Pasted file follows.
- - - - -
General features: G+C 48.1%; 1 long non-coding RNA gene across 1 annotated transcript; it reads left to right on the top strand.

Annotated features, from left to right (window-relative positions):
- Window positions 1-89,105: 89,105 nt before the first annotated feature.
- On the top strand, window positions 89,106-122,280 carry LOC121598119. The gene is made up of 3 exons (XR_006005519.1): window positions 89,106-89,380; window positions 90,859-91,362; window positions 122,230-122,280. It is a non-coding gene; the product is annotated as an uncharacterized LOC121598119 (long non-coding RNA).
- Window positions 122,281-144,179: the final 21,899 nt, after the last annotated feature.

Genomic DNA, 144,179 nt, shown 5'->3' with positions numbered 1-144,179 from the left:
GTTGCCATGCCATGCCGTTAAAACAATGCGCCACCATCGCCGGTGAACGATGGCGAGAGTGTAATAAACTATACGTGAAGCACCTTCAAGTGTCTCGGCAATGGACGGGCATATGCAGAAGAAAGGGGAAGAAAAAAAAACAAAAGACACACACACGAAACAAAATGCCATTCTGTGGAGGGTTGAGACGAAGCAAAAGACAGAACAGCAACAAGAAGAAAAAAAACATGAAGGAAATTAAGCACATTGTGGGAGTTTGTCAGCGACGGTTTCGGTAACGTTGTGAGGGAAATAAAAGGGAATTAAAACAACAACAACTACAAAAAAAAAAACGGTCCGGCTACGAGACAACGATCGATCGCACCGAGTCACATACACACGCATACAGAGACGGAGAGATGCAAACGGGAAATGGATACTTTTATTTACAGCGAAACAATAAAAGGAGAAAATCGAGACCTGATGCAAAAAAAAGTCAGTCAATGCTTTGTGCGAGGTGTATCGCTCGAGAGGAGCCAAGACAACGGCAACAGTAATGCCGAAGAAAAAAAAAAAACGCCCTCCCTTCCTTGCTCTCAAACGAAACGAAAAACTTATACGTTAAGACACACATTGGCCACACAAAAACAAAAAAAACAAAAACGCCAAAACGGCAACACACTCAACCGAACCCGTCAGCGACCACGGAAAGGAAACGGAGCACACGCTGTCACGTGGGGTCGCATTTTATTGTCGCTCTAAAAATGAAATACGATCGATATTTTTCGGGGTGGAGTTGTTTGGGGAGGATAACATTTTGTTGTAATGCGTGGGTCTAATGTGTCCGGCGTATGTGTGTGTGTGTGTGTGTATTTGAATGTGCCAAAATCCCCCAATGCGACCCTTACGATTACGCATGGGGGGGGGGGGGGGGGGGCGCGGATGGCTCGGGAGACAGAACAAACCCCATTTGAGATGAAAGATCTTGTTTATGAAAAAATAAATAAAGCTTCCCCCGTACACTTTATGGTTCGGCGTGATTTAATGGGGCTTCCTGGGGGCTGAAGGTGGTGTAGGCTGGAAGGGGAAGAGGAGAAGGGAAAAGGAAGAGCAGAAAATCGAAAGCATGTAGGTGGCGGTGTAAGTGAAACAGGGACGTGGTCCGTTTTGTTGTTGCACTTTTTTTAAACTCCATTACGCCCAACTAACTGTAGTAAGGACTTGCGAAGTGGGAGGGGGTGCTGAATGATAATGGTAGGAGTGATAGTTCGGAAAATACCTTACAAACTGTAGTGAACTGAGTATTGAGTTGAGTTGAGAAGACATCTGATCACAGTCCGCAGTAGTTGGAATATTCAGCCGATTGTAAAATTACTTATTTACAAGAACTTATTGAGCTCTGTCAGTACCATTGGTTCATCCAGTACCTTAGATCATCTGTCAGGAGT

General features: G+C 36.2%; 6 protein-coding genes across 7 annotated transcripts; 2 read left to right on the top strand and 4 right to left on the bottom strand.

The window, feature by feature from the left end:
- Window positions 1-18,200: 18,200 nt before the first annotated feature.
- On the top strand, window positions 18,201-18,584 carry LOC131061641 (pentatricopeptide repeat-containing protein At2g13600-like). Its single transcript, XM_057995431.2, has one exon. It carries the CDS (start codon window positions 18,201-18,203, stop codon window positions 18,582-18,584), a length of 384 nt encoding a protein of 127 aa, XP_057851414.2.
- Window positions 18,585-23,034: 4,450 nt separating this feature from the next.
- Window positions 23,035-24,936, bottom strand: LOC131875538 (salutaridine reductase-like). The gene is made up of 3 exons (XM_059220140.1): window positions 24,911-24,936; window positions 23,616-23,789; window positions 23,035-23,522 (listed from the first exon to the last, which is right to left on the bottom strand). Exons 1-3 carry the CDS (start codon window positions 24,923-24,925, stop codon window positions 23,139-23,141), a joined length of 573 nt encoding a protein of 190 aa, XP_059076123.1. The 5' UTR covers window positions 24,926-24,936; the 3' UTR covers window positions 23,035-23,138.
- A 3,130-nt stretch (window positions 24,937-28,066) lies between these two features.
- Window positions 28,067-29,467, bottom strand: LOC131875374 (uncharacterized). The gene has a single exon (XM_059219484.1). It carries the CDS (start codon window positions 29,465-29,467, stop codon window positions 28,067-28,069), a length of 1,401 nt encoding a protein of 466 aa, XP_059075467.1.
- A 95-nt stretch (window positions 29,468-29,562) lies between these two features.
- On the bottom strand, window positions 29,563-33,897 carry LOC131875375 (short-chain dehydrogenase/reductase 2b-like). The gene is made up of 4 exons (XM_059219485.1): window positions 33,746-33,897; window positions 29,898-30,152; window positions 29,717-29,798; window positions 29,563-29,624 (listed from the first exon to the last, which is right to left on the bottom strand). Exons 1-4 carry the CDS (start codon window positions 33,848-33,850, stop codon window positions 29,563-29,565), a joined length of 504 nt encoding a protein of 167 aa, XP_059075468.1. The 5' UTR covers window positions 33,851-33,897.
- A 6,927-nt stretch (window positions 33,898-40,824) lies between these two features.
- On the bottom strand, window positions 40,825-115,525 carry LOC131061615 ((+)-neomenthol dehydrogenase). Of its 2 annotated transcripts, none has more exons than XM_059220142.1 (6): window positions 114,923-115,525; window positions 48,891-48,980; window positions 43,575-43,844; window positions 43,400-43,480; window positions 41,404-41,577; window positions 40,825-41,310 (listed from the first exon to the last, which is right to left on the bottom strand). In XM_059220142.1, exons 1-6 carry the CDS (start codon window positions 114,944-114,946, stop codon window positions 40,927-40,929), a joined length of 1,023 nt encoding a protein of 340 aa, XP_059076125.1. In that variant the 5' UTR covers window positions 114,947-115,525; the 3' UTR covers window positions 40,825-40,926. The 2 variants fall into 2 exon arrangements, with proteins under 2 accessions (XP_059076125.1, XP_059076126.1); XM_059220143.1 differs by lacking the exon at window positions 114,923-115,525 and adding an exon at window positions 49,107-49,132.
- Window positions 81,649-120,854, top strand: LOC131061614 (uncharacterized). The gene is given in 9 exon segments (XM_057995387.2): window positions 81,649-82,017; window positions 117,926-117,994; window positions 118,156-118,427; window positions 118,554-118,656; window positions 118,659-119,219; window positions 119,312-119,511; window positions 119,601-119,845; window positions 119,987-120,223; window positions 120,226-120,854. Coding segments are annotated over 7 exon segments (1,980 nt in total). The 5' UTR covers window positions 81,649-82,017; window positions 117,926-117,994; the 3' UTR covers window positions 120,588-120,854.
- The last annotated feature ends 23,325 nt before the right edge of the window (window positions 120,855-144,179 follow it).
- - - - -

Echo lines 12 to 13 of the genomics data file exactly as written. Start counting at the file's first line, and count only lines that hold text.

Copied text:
- Window positions 18,585-23,034: 4,450 nt separating this feature from the next.
- Window positions 23,035-24,936, bottom strand: LOC131875538 (salutaridine reductase-like). The gene is made up of 3 exons (XM_059220140.1): window positions 24,911-24,936; window positions 23,616-23,789; window positions 23,035-23,522 (listed from the first exon to the last, which is right to left on the bottom strand). Exons 1-3 carry the CDS (start codon window positions 24,923-24,925, stop codon window positions 23,139-23,141), a joined length of 573 nt encoding a protein of 190 aa, XP_059076123.1. The 5' UTR covers window positions 24,926-24,936; the 3' UTR covers window positions 23,035-23,138.